racial profiling questions
Suppose your police department once did profile but by policy no longer does. What person or incident changed the policy?
Ask your local law enforcement how they select whom they stop for traffic violations. Do they have an official policy about "profiling"? What kind of training do police get on this matter in the academy? Is this training ongoing for veteran officers?
Are there circumstances in which police think profiling is useful? Ask about times when profiling "worked" and when it "failed." Check out the claim that it "worked," interviewing the people who were involved. Did it REALLY work?
Interview a variety of black men from many backgrounds and professions. Ask them their experiences about being stopped by police. Be certain to listen to how their experiences affected them. BEFORE you use those interviews, check the driving backgrounds of the people you interview, often available for a few dollars from your Department of Motor Vehicles. You don't want to be surprised a day later to learn you used a repeat offense drunk or reckless driver who took the opportunity to complain about police.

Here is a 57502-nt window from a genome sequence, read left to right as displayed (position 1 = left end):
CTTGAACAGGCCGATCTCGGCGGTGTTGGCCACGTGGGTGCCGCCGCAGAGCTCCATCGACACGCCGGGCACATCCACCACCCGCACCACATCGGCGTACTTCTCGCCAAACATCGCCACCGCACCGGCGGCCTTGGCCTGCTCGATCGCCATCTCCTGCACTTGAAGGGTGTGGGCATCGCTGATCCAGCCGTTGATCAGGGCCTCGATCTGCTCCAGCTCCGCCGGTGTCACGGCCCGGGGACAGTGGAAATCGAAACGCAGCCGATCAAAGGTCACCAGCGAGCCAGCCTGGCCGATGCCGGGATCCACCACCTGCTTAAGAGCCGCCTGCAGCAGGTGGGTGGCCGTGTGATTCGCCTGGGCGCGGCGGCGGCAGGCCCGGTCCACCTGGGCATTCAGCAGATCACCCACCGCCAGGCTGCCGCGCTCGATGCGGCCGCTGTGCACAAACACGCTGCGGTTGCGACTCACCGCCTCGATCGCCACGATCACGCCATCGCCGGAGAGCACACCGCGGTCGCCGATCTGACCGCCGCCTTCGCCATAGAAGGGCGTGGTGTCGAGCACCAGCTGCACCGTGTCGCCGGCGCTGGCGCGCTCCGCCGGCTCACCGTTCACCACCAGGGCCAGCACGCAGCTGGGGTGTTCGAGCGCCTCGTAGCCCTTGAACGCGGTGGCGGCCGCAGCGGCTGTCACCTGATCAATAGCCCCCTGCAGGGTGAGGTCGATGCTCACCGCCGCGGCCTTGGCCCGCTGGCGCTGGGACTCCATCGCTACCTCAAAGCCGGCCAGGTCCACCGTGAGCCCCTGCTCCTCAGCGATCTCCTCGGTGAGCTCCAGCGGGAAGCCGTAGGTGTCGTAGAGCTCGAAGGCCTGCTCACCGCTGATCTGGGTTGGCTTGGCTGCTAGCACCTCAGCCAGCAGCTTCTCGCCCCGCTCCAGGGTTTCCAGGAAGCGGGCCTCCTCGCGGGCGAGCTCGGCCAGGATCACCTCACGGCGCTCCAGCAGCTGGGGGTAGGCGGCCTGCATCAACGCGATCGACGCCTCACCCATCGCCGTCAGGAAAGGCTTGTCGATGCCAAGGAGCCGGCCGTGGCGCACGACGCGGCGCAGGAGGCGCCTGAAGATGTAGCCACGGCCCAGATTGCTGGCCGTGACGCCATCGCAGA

Are there current or former lawsuits pending in your local court system about this matter? Does your police department use windshield-mounted cameras? Would these tapes be used in evidence of lawsuits?
Expand this story to include US Customs and Immigration profiling. This may be especially relevant to markets with an international airport.
How could you use this study to expand your reporting about profiling that takes place in many other ways? Teenagers often complain that they are closely watched when they go shopping. While this study centers on black Americans, what would other minorities say?